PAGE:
More than three dozen boards recently surrounded a room at a Prince George’s County church, each signed by men to pledge promises to never engage in any form of abuse and maintain relationships based on honesty, respect and a myriad of other characteristics.

In connection with Father’s Day, the county Department of Family Services asked residents to stop by The Sanctuary at Kingdom Square in Capitol Heights to sign a pledge to help end domestic violence.

According to a pledge card, men can list various ways to make the community safer by supporting survivors, mentoring and challenging peers to maintain a healthy relationship.

“When you write something down, it gives you an opportunity to own it. You are taking some thought to pledge and do better,” Jackie Rhone, division manager for mental health and disabilities in county’s Family Services Department, said Friday, June 14. “What we’re hoping is this will start the conversation of education, and men specifically, that when you know better, you do better.”

The county has domestic violence resources such as a Maryland Crime Victims’ Resource Center in Upper Marlboro, the 211 domestic violence hotline and legal services through the House of Ruth at courthouse locations in Upper Marlboro and Hyattsville.

But the state of Maryland still ranks as one of the highest in the nation where one in four women and one in seven men have experienced domestic violence.

According to the state court’s website, Prince George’s recorded the highest number of final protective and peace orders last month at 693. Out of those, Blacks accounted for 534, or 77 percent.

Although county police officials said crime has decreased, Tokeitha Wilson of District Heights maintains domestic violence is still prevalent in the county.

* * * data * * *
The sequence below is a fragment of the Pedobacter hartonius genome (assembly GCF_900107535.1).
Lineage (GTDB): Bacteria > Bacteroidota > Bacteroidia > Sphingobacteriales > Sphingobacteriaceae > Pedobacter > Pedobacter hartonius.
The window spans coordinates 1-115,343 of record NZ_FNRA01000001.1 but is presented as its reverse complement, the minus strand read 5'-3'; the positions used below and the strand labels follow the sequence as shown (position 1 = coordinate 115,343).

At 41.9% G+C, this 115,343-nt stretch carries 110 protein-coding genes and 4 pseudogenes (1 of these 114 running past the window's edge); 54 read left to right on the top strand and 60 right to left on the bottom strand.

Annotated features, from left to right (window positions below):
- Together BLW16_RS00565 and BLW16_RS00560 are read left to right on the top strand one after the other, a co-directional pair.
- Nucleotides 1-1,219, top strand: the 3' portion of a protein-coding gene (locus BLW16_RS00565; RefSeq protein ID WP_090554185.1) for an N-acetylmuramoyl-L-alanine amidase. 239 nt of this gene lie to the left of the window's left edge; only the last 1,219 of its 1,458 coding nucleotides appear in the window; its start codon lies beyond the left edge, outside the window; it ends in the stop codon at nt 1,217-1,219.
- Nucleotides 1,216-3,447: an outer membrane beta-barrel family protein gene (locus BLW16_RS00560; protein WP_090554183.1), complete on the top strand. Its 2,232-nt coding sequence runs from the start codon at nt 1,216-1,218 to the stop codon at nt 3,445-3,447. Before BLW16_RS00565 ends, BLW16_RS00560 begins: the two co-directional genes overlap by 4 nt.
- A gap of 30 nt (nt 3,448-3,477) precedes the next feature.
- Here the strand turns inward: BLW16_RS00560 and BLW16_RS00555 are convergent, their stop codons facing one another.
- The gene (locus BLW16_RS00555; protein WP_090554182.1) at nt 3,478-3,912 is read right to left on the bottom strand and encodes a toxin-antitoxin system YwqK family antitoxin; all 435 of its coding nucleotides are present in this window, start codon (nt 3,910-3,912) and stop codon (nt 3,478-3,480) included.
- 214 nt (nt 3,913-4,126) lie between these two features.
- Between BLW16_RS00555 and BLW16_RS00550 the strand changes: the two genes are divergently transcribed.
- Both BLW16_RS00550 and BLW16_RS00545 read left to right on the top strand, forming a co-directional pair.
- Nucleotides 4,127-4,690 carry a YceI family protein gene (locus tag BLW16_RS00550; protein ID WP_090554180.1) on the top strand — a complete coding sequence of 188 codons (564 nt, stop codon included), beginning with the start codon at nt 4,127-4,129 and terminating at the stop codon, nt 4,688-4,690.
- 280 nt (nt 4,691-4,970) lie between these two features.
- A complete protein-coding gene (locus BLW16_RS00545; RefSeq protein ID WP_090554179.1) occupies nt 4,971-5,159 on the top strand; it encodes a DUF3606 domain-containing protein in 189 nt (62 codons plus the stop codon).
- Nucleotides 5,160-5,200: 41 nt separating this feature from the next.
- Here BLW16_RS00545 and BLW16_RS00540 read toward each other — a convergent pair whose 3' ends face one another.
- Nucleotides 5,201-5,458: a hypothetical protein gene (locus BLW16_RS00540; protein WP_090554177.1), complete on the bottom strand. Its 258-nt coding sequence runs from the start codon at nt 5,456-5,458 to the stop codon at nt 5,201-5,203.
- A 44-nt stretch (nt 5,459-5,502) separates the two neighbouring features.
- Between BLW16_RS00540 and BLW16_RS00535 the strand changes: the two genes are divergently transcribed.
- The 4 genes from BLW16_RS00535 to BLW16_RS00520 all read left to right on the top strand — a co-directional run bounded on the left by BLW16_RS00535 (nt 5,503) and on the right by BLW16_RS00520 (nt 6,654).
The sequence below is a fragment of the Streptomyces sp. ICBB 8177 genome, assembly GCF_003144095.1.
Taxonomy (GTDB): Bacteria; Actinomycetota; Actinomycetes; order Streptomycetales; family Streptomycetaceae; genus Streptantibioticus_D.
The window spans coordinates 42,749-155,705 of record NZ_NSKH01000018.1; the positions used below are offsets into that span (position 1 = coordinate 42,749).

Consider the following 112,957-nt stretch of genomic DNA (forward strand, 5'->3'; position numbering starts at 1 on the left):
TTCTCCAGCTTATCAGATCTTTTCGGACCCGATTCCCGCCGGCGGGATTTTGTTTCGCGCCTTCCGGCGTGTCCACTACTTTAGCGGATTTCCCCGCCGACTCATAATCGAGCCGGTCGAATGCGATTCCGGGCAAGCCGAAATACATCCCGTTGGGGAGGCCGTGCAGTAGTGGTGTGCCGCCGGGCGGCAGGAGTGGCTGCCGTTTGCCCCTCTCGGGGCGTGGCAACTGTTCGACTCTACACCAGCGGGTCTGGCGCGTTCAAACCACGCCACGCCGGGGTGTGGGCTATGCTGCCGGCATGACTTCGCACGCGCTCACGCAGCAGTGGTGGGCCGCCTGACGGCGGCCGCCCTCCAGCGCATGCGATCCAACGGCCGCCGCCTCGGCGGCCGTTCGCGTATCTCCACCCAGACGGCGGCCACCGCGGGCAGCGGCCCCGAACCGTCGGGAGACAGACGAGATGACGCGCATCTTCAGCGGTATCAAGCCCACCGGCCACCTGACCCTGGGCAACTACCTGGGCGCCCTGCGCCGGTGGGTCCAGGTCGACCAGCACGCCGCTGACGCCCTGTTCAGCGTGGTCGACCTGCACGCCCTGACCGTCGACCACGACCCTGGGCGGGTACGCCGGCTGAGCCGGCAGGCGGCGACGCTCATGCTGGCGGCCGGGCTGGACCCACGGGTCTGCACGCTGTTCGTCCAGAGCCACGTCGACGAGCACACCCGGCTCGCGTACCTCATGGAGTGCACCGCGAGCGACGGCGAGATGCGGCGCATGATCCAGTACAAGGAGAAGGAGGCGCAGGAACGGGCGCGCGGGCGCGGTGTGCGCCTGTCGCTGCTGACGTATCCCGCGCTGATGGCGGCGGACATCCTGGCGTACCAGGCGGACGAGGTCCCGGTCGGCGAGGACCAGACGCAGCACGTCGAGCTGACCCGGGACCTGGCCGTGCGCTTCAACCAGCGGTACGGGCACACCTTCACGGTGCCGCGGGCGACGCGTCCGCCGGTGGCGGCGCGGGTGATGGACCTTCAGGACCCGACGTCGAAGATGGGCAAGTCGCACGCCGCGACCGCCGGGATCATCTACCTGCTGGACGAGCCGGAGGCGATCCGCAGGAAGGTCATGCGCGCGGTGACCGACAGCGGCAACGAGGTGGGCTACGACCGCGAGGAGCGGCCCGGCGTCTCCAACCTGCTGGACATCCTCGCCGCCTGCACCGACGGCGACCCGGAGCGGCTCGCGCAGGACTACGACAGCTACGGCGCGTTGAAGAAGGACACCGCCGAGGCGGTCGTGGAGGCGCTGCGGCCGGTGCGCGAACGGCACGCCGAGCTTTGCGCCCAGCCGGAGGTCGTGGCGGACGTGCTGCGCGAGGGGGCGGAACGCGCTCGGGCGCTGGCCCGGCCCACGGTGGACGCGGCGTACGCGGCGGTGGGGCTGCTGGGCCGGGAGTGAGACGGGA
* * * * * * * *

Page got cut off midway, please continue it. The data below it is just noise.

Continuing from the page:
Wilson, a seven-year domestic violence survivor, asked those in attendance involved in a domestic violence situation to stand. Only Kathy McKnight, a five-year domestic violence survivor of Temple Hills, stood up.

“No man stood up, which is really hard to believe,” said Wilson of District Heights who runs a nonprofit organization called Gridiron Terminal. “For some reason, men are not always open to stand and say, ‘It was me who experienced abuse.’”

The room also went silent when Michael A. Jones, a sergeant with the Maryland State Police, talked about his childhood experience of witnessing his mother abused by his father, a minister.

Jones, himself now an ordained minister who also teaches cardio-kickboxing in Howard County, recalled at age 10 his father stopped the abuse when he handed him a note that said, “Dad stop hitting my mom. You’re scaring me.”

“When people see me, they don’t know what goes on behind the scenes mentally and physically.” Jones, 46, said. “I still get emotional about what happened to me as a child. You have to break that barrier and try to get through that wall. It’s an emotional connection. You have to open up.”

For more information on the county’s Family Services domestic violence pledge and other resources, go to

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Coverage for the Washington Informer includes Prince George’s County government, school system and some state of Maryland government. Received an award in 2019 from the D.C. Chapter of the Society of...

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